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JavaScript DOM Scripting By Example Adding and Removing Names RSVP Checkbox

Jesse Dispoto
.a{fill-rule:evenodd;}techdegree seal-36
Jesse Dispoto
Front End Web Development Techdegree Graduate 14,538 Points

const checkbox = event.target, shouldn't it be const checkbox = e.target?

Gil first used e as the parameter for the event handler, but then in order to get what element was clicked, he used const checkbox = event.target when we specified e (not event) as being the parameter in our event handler. I tested the code both ways, e and event, and both seem to work. Just wondering why Gil ended up using event.target when I would suspected most of the time it would be easier to understand and follow allow if using the parameter we specified.

2 Answers

I too had Jesse's question and I think Guil made a mistake here and got lucky.

In theory, the "(e)" in the anonymous function should define the name of the argument being passed to the function. So, that argument should be referenced as "e" and not "event". I theory, Guil's "const checkbox = event.target" should have thrown an error with "event" being undefined.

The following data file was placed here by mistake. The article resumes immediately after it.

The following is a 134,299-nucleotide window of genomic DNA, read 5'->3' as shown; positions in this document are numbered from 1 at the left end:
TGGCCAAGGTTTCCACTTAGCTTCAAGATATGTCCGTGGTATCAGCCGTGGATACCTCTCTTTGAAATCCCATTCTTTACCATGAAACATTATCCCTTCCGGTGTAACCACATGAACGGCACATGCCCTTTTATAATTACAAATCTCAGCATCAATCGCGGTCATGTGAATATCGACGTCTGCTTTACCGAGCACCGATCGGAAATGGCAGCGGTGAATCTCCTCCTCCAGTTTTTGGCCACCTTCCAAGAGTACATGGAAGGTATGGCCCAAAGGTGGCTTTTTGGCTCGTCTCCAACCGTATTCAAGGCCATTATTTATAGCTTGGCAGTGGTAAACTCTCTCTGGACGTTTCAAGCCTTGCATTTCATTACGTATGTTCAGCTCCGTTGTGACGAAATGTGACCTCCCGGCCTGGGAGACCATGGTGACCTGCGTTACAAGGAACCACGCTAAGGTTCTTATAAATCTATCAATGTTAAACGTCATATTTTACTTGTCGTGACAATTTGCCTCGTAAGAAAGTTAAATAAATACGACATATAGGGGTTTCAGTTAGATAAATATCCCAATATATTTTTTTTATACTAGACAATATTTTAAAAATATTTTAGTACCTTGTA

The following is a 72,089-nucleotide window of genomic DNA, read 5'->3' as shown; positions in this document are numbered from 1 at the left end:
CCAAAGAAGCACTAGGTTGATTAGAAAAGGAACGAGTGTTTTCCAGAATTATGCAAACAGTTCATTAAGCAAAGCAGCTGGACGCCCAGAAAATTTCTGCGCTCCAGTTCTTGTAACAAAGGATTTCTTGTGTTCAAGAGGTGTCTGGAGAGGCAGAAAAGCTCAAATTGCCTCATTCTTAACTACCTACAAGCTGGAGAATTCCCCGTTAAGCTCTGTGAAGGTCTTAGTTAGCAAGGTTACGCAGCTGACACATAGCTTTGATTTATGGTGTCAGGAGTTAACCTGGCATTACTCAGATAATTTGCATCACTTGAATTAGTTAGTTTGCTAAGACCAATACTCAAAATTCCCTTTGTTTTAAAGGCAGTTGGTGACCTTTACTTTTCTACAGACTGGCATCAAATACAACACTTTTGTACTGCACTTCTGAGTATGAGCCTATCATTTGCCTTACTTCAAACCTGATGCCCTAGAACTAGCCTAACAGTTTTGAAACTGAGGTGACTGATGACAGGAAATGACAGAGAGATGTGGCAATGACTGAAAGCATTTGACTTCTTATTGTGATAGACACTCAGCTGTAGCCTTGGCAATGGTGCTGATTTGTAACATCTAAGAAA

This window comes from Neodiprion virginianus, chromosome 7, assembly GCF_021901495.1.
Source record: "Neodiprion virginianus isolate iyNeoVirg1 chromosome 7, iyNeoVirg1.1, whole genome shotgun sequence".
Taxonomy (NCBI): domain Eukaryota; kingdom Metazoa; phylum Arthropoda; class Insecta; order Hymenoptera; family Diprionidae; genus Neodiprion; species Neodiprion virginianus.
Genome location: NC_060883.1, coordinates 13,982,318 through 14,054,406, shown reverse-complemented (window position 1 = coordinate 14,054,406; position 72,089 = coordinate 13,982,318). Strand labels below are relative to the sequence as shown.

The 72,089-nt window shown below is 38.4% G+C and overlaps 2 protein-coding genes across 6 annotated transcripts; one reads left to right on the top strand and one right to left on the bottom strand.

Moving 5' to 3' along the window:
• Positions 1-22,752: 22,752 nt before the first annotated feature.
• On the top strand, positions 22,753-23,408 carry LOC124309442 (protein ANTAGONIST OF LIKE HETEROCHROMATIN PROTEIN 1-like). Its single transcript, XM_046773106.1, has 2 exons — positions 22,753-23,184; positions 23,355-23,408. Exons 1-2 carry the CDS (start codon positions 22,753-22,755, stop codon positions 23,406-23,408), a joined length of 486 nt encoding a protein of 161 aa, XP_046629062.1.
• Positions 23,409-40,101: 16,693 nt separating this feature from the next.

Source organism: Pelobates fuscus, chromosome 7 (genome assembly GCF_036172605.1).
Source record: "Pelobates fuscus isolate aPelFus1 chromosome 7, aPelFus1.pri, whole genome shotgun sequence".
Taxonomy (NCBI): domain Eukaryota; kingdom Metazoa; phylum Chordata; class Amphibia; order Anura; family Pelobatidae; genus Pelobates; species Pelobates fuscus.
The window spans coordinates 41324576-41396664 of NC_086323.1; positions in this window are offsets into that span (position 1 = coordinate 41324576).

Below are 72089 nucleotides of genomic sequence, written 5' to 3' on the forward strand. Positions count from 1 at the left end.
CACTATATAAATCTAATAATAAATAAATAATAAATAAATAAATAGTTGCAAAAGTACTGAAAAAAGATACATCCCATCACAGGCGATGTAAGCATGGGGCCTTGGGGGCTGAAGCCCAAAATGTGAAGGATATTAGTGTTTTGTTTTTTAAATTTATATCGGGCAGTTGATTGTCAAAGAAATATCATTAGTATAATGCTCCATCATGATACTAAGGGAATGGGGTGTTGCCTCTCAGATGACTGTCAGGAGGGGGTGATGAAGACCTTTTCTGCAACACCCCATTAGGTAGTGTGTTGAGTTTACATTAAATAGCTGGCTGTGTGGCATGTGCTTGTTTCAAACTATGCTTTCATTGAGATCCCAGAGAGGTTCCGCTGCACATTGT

For example, if I change my anonymous function definition to us "(f) => { }", referencing the variable "e" no longer works, as expected. But referencing "event" still does. So, what does that mean?

"event" must be a variable.

I looked in the JavaScript debugger and I didn't see the "event" variable anywhere obvious. It isn't in local scope. And it wasn't anywhere obvious in the global scope.

But then I found it. window.event is defined in the global scope.

And much like we don't need to use "window" to get to "window.document" and instead can just use "document", that's what's happening here.

So, when Guil used "const checkbox = event.target", what he was actually saying was "const checkbox = window.event.target". Guil got double lucky here. First that there was a variable in global scope that could be used. And second that he didn't need to use the "window." to access this variable.

Digging into the MDN documentation, it describes window.event here:


And says:

"You should avoid using this property in new code, and should instead use the Event passed into the event handler function. "

Mark Sebeck
Mark Sebeck
Treehouse Moderator 37,763 Points

Thanks Eric. Great write-up. I caught that too while watching the video and was waiting for Guil's code to not work.

Linas Mackonis
Linas Mackonis
7,071 Points

Hi Jesse,

e and event is the same thing. Most probably Guil forgot to be consistent. Throughout your coding experience you'd notice people naming the event target in various ways. Some use e, some evt and others event. I'd say that until you haven't memorized completely what the event target is, use a full and descriptive name. After you feel comfortable with it, start using shorter version.